Review: iClever’s tri-folding bluetooth keyboard, with touchpad

  iClever is a dealer in mobile and bluetooth accessories. Their range of products covers USB cables, chargers, speakers, and so on. I’ve been reviewing one of their mobile keyboards, and found this one to be the proverbial “mixed bag”.
  The keyboard is has two hinges, each about halfway between the center and the periphery, which enables users to close the far ends over the middle, so the keys can be covered during travel. The appearance of the keyboad is a metallic looking plastic, on the bottom/outside, and black on the top/inside, with blue or white icons and lettering. The keys are fairly flat, and akin to the style one might find on a laptop. The tactile feel of using them was decent, so I have no complaints there. There’s also a mousepad for use with fingers, along with two mouse buttons below it. It’s compact in size, right around the same size as my Nexus 6, when closed. In order to fit the keyboard into such small compact dimensions, there are some changes made to what one would find on a traditionally sized keyboard, with more on that when I address how it performed. The keyboard is also capable of pairing with more than one device, with a separate profile for each that’s bound to a hardware button, and these rest just above the mouse pad. An order of the keyboard will also include a velvet-esque carrying back, and Type A to MicroUSB charging cable.
  The device performed well. I had no trouble pairing it to either my phone or my tablet. Beyond that, I was able to jump between the phone and tablet in a near effortless fashion, simply by holding down the Function button, and pressing the button for the profile I wished to use; these three profiles have dedicated LEDs that are arrayed across the top of the keyboard, just above where the number row sits, with the appropriate one lit, so users know which one is active. Were I the one to have designed it, I may have placed the LEDs just above or below the buttons with which they were paired. Due the keyboard’s size, there are many buttons with multiple functions. The primary functions (such as letters, CTRL, Win, Alt, Arrow keys, et al) are listed in white, while secondary functions are listed in blue and are activated only when the Fuction key is held; while many letters and white keys have only one function, all blue functions are located on a key with a white function. This matters on multiple levels. First, the feel and spacing of the keys seems a bit too tiny, as I am hitting the wrong buttons too often for me to really enjoy using it. Too often, I found that when I’m trying to press a key that’s located in the standard touch typing postion, that another key (or nothing at all) is there. Also, there are other times where the standard key (such as the apostrophe) are triggered differently. Intead of just hitting the Apostrophe key, it is now Function + L; other punctuation keys like the question mark are treated the same way, so one would now need to use the Function key to type “?” instead of the Shift key. As one who touch types, this makes things trickier to use when compared to a full size keyboard. The number row is compressed some as well, towards the left, as is the Backspace key. So when someone like me is using this keyboard, at the bare mimum, I need to really think about HOW I’m typing, as opposed to just WHAT I’m typing. Too often, I intended to hit the Backspace key, and ended up tapping the the Function Lock key instead, as it sits right where the Backspace key would be, on something sized a bit larger. Had I dramatically smaller hands, this wouldn’t be so much of an issue for me. i was able to test just about all of the blue function keys, and found that they all worked on Anroid, both (stock) versions of M and N.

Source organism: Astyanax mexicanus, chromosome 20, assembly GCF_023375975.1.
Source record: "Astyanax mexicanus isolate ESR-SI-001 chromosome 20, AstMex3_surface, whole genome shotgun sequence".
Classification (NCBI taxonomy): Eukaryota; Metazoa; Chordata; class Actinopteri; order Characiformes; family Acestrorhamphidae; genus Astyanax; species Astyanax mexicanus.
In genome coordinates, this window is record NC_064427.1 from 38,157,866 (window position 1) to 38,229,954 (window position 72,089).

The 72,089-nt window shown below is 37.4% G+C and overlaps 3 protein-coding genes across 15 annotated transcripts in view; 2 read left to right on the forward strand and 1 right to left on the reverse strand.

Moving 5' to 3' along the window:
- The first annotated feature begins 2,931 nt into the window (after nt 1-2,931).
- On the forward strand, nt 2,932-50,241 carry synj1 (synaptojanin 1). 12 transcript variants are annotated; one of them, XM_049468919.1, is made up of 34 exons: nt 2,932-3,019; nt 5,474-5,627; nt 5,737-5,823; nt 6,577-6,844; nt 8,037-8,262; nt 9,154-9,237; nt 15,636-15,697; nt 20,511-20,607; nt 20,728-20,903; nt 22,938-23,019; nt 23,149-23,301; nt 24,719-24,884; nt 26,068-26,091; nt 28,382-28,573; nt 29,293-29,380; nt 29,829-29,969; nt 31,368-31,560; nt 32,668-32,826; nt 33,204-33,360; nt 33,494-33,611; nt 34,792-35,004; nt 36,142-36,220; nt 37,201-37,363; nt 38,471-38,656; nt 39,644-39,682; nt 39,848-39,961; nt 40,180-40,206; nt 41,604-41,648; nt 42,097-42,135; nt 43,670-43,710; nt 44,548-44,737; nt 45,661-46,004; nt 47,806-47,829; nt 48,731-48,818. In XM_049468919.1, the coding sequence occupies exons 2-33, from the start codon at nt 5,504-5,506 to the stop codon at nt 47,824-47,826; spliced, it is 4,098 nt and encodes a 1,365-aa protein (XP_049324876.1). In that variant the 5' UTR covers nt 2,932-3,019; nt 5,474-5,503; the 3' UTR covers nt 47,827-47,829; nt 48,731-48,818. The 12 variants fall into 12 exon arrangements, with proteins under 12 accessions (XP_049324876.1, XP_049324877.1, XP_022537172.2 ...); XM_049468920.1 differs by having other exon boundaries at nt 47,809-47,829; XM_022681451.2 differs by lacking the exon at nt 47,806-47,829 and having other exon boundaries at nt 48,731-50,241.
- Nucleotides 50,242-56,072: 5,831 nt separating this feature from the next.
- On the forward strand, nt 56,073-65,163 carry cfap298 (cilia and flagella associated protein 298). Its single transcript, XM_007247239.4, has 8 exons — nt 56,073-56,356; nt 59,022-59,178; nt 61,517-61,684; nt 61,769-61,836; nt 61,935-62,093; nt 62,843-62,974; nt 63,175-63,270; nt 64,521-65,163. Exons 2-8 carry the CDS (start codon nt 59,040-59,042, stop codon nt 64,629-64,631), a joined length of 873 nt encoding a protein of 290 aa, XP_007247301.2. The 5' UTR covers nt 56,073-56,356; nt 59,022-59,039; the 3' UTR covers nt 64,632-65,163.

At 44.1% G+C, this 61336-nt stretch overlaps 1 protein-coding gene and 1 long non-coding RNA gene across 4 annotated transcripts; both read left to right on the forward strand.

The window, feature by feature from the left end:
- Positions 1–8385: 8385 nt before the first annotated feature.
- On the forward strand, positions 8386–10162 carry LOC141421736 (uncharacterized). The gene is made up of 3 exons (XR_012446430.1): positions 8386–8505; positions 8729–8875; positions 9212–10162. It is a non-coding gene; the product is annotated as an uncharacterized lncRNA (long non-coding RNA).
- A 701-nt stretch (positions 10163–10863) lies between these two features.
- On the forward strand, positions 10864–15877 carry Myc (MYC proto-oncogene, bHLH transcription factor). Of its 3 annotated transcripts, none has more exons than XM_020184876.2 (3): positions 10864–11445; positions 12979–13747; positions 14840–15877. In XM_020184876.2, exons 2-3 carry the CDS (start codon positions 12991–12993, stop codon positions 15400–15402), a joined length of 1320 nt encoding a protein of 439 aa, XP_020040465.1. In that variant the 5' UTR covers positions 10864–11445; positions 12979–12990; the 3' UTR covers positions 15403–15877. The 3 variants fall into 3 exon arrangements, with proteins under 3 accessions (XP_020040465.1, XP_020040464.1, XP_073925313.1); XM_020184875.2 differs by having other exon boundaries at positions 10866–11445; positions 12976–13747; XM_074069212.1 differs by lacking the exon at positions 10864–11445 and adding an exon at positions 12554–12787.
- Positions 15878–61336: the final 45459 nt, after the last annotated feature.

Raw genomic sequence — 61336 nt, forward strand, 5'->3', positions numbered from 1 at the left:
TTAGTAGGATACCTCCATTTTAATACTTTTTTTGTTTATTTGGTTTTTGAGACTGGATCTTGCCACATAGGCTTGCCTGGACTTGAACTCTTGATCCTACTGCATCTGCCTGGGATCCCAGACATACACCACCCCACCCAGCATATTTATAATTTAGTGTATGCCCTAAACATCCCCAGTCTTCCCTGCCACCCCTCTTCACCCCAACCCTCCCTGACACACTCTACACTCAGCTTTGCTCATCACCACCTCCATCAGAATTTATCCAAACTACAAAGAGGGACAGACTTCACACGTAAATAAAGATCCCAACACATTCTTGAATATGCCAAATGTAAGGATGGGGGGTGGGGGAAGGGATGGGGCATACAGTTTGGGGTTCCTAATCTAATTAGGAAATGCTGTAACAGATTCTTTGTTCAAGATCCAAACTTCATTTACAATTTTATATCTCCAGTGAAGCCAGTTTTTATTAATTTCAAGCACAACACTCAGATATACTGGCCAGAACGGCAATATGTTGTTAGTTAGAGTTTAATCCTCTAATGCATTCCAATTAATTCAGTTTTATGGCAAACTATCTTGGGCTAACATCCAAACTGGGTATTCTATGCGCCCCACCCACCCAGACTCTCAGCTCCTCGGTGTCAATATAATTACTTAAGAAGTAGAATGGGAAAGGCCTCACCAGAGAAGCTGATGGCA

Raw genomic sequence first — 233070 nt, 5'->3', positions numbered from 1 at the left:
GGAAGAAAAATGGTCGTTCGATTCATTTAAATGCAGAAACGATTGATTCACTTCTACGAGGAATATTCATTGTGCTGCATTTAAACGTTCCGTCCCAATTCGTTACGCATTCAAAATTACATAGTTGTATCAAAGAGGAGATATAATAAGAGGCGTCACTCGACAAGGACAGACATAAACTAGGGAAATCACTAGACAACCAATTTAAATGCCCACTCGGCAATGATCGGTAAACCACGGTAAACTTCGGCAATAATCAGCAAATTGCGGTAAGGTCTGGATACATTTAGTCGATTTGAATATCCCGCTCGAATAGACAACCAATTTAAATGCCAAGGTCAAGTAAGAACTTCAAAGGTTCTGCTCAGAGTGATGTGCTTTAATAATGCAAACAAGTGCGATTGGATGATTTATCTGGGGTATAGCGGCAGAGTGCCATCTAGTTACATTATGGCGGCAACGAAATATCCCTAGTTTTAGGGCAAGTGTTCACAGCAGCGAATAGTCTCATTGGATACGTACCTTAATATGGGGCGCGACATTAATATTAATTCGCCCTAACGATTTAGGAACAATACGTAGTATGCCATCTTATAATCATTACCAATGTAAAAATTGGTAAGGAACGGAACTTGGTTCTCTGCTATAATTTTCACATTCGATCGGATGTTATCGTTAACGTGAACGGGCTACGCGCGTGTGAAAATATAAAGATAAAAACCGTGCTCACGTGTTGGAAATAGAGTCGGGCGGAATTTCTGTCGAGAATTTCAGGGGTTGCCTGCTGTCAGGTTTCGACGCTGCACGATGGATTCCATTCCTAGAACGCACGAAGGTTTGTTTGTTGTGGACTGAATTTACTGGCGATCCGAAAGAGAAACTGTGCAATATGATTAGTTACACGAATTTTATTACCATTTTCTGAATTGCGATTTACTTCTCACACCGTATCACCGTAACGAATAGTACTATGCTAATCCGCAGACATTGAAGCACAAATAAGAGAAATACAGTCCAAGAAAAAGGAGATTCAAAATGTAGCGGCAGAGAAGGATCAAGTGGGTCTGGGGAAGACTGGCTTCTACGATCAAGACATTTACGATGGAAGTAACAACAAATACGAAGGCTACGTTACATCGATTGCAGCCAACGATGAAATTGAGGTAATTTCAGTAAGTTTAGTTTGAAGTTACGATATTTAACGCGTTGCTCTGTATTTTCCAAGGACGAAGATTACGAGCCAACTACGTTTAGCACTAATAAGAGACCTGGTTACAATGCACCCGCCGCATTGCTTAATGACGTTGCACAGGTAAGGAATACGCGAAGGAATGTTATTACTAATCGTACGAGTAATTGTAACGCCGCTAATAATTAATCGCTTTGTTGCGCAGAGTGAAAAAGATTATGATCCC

In the end, this keyboard is difficult to score. On the one hand, it’s got great functionality. The bluetooth works like a charm, whether pairing to devices, or switching between them. It’s also got a fully functional mouse pad, that even generated the cursor on both Android handsets of mine. On the other hand, it’s way too small for rote touch typing, while on the gripping hand, it’s down right pocketable because of this. I can say without reservation that, should your hands be small enough, this is a solid choice. But I think most people who touch type will find this one difficult to use, especially at first, and will require a period of adjustment that may or may not ever be acheived. So trying to balance with it functioning as designed, while perhaps the design being the problem, I’m going to score this as a 5. I feel harsh in doing so, but there were too many moments where I simply didn’t want to type on it, despite it working very well otherwise.


Ryan is married with two kids, and loves heavy metal and super hot Buffalo wings


  1. Can you put an image up next to something else to give us a good idea of the size of the device?

    Maybe the Nexus 6p and a traditional keyboard?

    Thank you.

    • ure, but it’ll be after I’m home as I don’t have it with me. Would you prefer to compare it open or closed, for each?

    • I how those images are helpful. The one on the lift is being compared to y Nexus 6, as its what I’ve got for a phone, so I don’t have a 6P to use. The pic on the right has the Bluetooth keyboard on the bottom, and a standard one for a desktop above it. If you want more, leave your email, and I can send you more.

  2. Sure, but it’ll be after I’m home as I don’t have it with me. Would you prefer to compare it open or closed, for each?


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